James Brooks and Donald Hamlette were employees of the Virginia Department of Corrections. Brooks was a senior corrections officer, supervised by Hamlette, a lieutenant. Hamlette is African-American and a Baptist minister. Both men reported to Howard Arthur, the Superintendent, and Major Randal Mitchell, the Assistant Superintendent.
Brooks met with the Department’s Equal Employment Opportunity office to discuss filing a discrimination charge against Arthur. Among other things, Brooks reported that Mitchell embarrassed him by reprimanding him in front of inmates in violation of Department policy. After this meeting, Arthur called Brooks into his office to discuss his complaints and Brooks’s decision to take them to a higher level in the chain of command.
At the same time, Hamlette also began pursuing proceedings against Arthur and Mitchell. On April 21, 2006, he filed an EEO complaint alleging that Arthur and Mitchell discriminated against him on the basis of race and religion. He complained that, as the only African-American lieutenant in the unit, he was treated differently from the other officers. Hamlette alleged incidents including additional unwarranted security checks during his shift, an insinuation that Hamlette would not have reported a disciplinary violation involving an inmate with a cell phone, the more lenient disposition of disciplinary charges against an inmate who was disrespectful to Hamlette, and the selection of Hamlette for less-advantageous duty assignments in the prison kitchen. Hamlette named Brooks as a potential witness to these allegations.
One day before witness responses were due to the EEO, Arthur issued termination notices to Hamlette and Brooks for disciplinary violations that Arthur observed during a monthly security inspection of the unit. These notices alleged that Brooks and Hamlette failed to staff posts as required and falsified inmate count records. Brooks and Hamlette challenged their terminations with the Department’s Office of Employment Dispute Resolution, which reduced the severity of the charges, limited the punishment to ten-day suspensions, reinstated both men’s employment, and awarded them back pay.
Brooks and Hamlette then filed a lawsuit in federal court, alleging that the discipline was in retaliation for their initiation of and participation in the EEO process, and thus was barred by the First Amendment.
The Court held that the first question was whether the speech addressed a matter of public concern. The Court noted that “the Supreme Court has expressed skepticism that speech in the context of an employment grievance proceeding addresses a public concern meriting constitutional protection,” and that a “petition filed with an employer using an internal grievance procedure in many cases will not seek to communicate to the public or to advance a political or social point of view beyond the employment context.”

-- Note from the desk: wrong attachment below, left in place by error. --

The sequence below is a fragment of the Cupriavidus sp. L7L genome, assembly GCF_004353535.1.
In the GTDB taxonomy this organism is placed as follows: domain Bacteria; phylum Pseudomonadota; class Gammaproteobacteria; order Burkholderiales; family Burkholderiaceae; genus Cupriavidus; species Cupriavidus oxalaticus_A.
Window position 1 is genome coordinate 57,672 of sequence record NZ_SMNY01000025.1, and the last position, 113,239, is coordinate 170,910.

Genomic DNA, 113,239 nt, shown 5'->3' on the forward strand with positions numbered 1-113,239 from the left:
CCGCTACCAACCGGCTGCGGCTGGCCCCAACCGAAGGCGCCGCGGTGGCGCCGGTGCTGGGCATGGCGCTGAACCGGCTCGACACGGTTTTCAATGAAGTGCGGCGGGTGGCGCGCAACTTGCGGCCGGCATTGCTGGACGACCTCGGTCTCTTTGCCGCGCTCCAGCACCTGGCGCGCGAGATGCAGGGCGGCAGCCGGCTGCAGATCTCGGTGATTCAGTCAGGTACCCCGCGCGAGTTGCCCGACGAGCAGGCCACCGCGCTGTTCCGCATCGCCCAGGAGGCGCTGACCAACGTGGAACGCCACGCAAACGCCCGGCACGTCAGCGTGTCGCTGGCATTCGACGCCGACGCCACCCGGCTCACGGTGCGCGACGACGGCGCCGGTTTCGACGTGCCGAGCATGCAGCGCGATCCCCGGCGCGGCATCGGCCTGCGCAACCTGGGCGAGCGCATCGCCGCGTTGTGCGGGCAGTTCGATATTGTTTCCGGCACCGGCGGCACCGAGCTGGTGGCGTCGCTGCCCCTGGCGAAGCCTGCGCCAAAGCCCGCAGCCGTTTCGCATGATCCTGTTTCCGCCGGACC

The Court found that Hamlette’s speech “pertained to personal grievances and complaints about conditions of employment rather than broad matters of policy meriting the protection of the First Amendment. Hamlette’s EEO complaint focuses on personal dissatisfactions that are not matters of public concern. Indeed, his complaint is replete with I’s and me’s. While Hamlette undoubtedly – and perhaps justifiably – felt slighted by some of the alleged conduct, a purely personal grievance is not a matter of public concern.”
The Court found that “it is quite relevant that Hamlette chose to make these comments in the context of the EEO process. In contrast to a letter to a local newspaper, Hamlette’s speech through an internal grievance procedure demonstrates that he did not seek to communicate to the public or to advance a political or social point of view beyond the employment context. An employee like Hamlette who seeks primarily resolution of his personal situation through an employer-provided grievance process simply does not speak with the civic intent necessary to invoke the First Amendment.
“Private matters between employers and employees may be the subject of internal controversy, but whether someone’s sense of fair play is offended is not the constitutional inquiry. If favoritism crosses a line to the point that imperils the public welfare then the public would rightly be concerned about the matter. But if favoritism pertains primarily to a single individual, that is not an issue of constitutional dimension.”
Brooks fared no better with the Court, which held:“This analysis applies with equal force to Brooks’ allegations of favoritism, which are of a similarly individualized nature to those of Hamlette. Brooks additionally claims that he was entitled to First Amendment protection because he was named as a potential witness in Hamlette’s EEO complaint. This contention is also without merit. Having determined, as discussed above, that Hamlette’s complaint was intended solely to address his personal grievances and not any matters of public concern, Brooks’ involvement in that complaint does not give rise to a First Amendment claim.”
Brooks v. Arthur, 685 F.3d 367 (4th Cir. 2012).